More Latino voters thought Trump, who had a reputation as a successful businessman, was well-equipped to guide the country through a difficult economic period, according to the researchers.
Supporters react as then-President Trump speaks at a Latinos for Trump Coalition roundtable in Phoenix, Arizona on September 14
Trump also received support from first-time voters and those who are thought of as inclined not to participate in the political process, or, as Equis Labs puts it, ‘those with the lowest partisan formation.’
Still, the data isn’t conclusive enough to indicate that the GOP can comfortably rely on these voters to cast their ballots for its candidate the next time around.
‘We know enough to say these look like true swing voters,’ according to Equis Labs analysts.
‘Neither party should assume that a Hispanic voter who cast a ballot for Trump in 2020 is locked in as a Republican going forward.
‘Nor can we assume this shift was exclusive to Trump and will revert back on its own.’
Election observers said older Latino voters tend to skew more conservative, meaning they oppose higher taxation, support gun rights, and also back business.
Trump also managed to siphon Latino votes from those beyond the Cuban and Venezuelan expat communities who are considered more conservative by default.
Carmen Peláez, a Cuban-American filmmaker based in Miami who sought to drive voter turnout in favor of Biden, said that Latinos in South Florida were susceptible to disinformation and conspiracy theories that were spread online.
‘People love blaming the Cubans, but you can’t just blame the Cubans,’ she told the Times.
‘There is a cancer in our community, and it’s disinformation, and it’s hitting all of us.’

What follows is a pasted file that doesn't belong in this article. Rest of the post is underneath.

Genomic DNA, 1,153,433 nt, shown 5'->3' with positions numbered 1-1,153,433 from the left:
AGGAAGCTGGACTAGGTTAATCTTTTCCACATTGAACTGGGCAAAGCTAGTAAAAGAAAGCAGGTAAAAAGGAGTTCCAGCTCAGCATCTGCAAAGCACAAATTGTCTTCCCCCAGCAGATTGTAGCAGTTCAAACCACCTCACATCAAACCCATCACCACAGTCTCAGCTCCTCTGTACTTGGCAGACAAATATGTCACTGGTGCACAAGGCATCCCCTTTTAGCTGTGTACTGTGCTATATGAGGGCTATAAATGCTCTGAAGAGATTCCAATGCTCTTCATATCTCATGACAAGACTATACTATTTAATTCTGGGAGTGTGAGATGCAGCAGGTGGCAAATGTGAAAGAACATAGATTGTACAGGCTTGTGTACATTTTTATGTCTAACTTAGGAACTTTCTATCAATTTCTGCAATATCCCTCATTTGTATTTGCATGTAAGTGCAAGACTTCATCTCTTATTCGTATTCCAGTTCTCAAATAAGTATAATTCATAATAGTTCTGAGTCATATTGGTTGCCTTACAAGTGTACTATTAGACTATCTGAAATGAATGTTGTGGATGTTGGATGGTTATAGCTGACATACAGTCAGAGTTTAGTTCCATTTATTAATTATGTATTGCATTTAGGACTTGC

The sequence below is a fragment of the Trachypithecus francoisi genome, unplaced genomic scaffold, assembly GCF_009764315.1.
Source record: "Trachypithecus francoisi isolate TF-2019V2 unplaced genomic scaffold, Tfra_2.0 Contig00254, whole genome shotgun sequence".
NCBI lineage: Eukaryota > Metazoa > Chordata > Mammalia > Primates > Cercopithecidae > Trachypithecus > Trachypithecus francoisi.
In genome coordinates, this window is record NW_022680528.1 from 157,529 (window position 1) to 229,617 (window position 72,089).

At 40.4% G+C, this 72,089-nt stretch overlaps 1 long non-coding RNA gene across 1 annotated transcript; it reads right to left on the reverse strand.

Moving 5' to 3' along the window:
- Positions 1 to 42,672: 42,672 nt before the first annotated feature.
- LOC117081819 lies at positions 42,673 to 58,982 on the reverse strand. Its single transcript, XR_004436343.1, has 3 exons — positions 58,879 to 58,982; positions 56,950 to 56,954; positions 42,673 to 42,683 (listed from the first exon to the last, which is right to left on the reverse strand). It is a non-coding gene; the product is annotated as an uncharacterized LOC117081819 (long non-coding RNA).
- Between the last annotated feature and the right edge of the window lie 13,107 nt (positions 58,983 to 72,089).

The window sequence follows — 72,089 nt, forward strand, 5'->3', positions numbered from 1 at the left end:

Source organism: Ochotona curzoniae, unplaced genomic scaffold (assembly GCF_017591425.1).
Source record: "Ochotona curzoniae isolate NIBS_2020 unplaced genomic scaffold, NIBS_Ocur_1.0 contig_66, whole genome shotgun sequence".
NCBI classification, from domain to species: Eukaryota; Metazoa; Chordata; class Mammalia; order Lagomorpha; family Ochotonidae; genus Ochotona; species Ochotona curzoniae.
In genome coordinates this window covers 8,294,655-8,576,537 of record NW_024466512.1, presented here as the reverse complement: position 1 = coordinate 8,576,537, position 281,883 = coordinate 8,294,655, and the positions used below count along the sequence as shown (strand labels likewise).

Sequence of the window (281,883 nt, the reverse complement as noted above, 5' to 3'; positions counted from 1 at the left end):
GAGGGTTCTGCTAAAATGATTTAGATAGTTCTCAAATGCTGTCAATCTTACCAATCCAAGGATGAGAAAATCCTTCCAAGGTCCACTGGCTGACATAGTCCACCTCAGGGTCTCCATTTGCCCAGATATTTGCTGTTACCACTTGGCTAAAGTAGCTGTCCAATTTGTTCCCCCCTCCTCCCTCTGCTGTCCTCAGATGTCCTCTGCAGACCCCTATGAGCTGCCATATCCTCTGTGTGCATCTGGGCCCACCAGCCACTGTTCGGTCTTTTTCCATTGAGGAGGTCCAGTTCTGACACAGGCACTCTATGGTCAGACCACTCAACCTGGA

Pelaez also said that the Democratic Party took Latino voters for granted and wrongly assumed that Trump’s harsh anti-immigrant rhetoric meant that they were firmly in the blue column.
While a plurality of Latino voters self-identify as Democrats, there is a sizable voting bloc that can be considered ‘swing voters,’ according to the analysis
‘It was assumed all Latinos would be pro-immigration or they were taken for granted because they were assumed to be a lost vote,’ she said.
‘There’s never a lost vote if you are really willing to engage. But willing to engage means setting aside your own prejudices.’
Trump also made huge gains in heavily Latino areas along the South Texas border.
He won sparsely populated Zapata County, south of Laredo, after losing it by a 2-to-1 margin to Clinton four years ago.
And he closed the gap in larger counties that cover the border cities of Laredo, McAllen and Brownsville, adding tens of thousands of votes in parts of the state that have long been considered a Democratic stronghold.
McAllen and Brownsville are part of the Rio Grande Valley, a region that was ravaged last summer by COVID-19 with hospitals surging past capacity and requiring the airlifting of some patients to other parts of the state.
The Rio Grande Valley was also directly affected by Trump administration policies on immigration, including the construction of a border wall and a policy that separated migrant children from their parents in 2017 and 2018.
With the wall and bolstered Border Patrol staffing, Trump has helped expand employment in the area.